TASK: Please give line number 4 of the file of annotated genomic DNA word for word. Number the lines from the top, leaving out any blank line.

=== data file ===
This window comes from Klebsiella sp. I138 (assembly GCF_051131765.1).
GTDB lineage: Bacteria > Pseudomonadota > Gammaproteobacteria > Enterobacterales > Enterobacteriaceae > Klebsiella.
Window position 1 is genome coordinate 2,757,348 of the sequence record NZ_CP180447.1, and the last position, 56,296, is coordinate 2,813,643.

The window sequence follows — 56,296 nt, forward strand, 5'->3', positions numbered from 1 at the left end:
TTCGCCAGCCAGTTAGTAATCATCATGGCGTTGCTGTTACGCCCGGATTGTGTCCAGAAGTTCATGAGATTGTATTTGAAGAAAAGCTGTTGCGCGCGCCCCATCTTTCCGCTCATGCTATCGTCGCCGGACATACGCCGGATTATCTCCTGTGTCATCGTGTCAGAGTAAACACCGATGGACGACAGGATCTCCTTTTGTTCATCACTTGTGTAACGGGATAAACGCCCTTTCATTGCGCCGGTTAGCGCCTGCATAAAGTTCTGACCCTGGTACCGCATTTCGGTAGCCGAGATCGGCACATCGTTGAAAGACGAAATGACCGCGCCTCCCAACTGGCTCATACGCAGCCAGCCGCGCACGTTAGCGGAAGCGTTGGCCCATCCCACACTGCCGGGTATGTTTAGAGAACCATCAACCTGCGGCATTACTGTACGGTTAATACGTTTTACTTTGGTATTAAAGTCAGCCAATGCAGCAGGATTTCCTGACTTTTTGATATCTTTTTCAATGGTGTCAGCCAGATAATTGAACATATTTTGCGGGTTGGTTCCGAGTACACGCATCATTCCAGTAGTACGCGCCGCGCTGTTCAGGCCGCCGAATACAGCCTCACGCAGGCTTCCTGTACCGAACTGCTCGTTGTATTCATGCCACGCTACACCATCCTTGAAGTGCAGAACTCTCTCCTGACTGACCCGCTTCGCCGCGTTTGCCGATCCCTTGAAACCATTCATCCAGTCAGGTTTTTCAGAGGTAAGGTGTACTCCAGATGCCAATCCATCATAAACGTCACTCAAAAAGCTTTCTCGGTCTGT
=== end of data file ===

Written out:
The window sequence follows — 56,296 nt, forward strand, 5'->3', positions numbered from 1 at the left end: